Armor Plated Helmet Cam Captures Jackass Antics

Product: Helmet Cam

Manufacturer: GoPro

Wired Rating: 8

The problem with doing something epic stupid is that often it’s hard to document without destroying your camera.

For all you Jackass acolytes there’s the GoPro HD Hero, a small wearable camera with a rugged waterproof housing designed to be used in extreme (to the max!) situations. We wore it while mountain biking and swimming in San Francisco Bay, and found it comfortable, easy to use and damn near indestructible. What’s more, despite dunking it underwater, hurling it onto the concrete and dropping it from 25 feet, we couldn’t kill the little bastard.

Key to the Hero’s go-anywhere gusto is that you can afix it to almost any surface. Included are mounts suitable for flat, curved and oddly shaped surfaces (like a bike helmet). We also tried out a headstrap mount (sold separately). This is pretty much the dorkiest thing you can put on your body aside from a Boy Scout uniform, and we’re also pretty sure that it doubles as a chastity belt.

The camera’s interface is dead simple, if exceptionally bare bones, with a mere two buttons that navigate all settings, shoot and power up or down. It shoots both video and 5-megapixel stills, with five video modes ranging from WVGA to 1080p. Swapping between various modes on the fly is easy, but only after repeated button presses. Essentially, it’s a set-it-and-forget-it model. At 6 ounces, it’s more or less unnoticeable when mounted on your person — even atop your head but still simple to manipulate while hurtling down the side of a hill, even with gloves on.

As every barfly knows, being easy is no substitute for good looks. Thankfully, our 1080p footage appeared fantastic on a 39-inch HDTV. Colors are natural and vivid, while the camera’s picture quality when moving from low to bright light has the ease of an ACE cinematographer. Often, smallish helmet-mounted “action” camcorders can have a stuttered effect that looks almost like stop-motion video. Yet the Hero looked great in motion, shooting smooth, fluid video with no Fantastic Mr. Fox effect. (We did notice some artifacts and blurring at the edges when moving at high speed.) Photos also looked great, although the wide-angle fisheye effect has us taking it out of the protective case for some snaps.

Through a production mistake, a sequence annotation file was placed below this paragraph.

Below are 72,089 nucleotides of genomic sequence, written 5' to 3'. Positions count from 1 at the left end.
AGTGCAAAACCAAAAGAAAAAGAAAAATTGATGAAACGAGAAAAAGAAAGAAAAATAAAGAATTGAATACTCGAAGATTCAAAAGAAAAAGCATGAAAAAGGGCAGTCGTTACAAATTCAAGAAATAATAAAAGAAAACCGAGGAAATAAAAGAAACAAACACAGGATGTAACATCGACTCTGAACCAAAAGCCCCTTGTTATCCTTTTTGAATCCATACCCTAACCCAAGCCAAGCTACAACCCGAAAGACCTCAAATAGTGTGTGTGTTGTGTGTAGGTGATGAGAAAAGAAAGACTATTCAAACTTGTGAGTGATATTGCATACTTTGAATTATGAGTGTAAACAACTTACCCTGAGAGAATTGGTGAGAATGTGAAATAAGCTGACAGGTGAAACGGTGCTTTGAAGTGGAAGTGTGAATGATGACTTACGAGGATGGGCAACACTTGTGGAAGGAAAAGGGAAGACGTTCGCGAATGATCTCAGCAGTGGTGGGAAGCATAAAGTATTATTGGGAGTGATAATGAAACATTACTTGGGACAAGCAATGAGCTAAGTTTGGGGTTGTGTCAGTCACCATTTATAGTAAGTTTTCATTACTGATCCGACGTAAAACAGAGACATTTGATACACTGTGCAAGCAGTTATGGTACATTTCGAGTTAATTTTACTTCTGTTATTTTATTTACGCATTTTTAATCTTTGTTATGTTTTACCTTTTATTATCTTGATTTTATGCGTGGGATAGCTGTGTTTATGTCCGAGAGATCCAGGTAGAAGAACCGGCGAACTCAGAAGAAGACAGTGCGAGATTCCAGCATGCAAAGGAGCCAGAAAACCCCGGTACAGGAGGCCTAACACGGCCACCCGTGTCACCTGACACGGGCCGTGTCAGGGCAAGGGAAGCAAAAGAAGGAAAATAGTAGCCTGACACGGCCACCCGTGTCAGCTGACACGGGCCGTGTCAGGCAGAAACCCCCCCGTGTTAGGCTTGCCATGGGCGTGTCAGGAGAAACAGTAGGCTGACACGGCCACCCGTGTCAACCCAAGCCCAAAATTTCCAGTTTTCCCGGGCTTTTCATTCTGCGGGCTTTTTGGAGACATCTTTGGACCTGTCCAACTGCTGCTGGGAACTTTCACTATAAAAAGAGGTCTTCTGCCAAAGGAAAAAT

If there’s a major con to the HD Hero, it’s that you never know what you actually shot until you get home. It lacks both a viewfinder and LCD screen, and we repeatedly angled it lower than intended and recorded footage of the ground below instead of horizon ahead. Even knowing if you are recording is tricky. The camcorder beeps and a light flashes when you take a photo or shoot video. But if you’re flying downhill on your mountain bike, or hurling across the water on a surfboard, those cues are useless. For on-the-go use, the camera sorely needs a constant recording indicator.

In an almost ironic positive note, the camera looks like a cheapo chunk of gray-market garbage; it’s not going to draw unwanted attention if you plan on taking it somewhere dangerous, like Somalia or San Francisco’s Tenderloin. In short, if the best camera is the one you always have with you, this may well take the title, as you’ll be prone to carry it anywhere without fear.

WIRED Ugly camera, pretty pictures. Shoots fantastic HD video at breakneck speed. Ships with enough mounts to start a very tiny Canadian police force. So small and lightweight we initially mistook it for a Sarah Palin speech. Includes both waterproof and standard housing. Exceptionally rugged — we tried to get all Jason Voorhees on its ass and the thing would not die.

TIRED No viewfinder or display for setting up or verifying shots. No shooting indicator light. Fisheye effect on photos gets old faster than leftover tuna salad.

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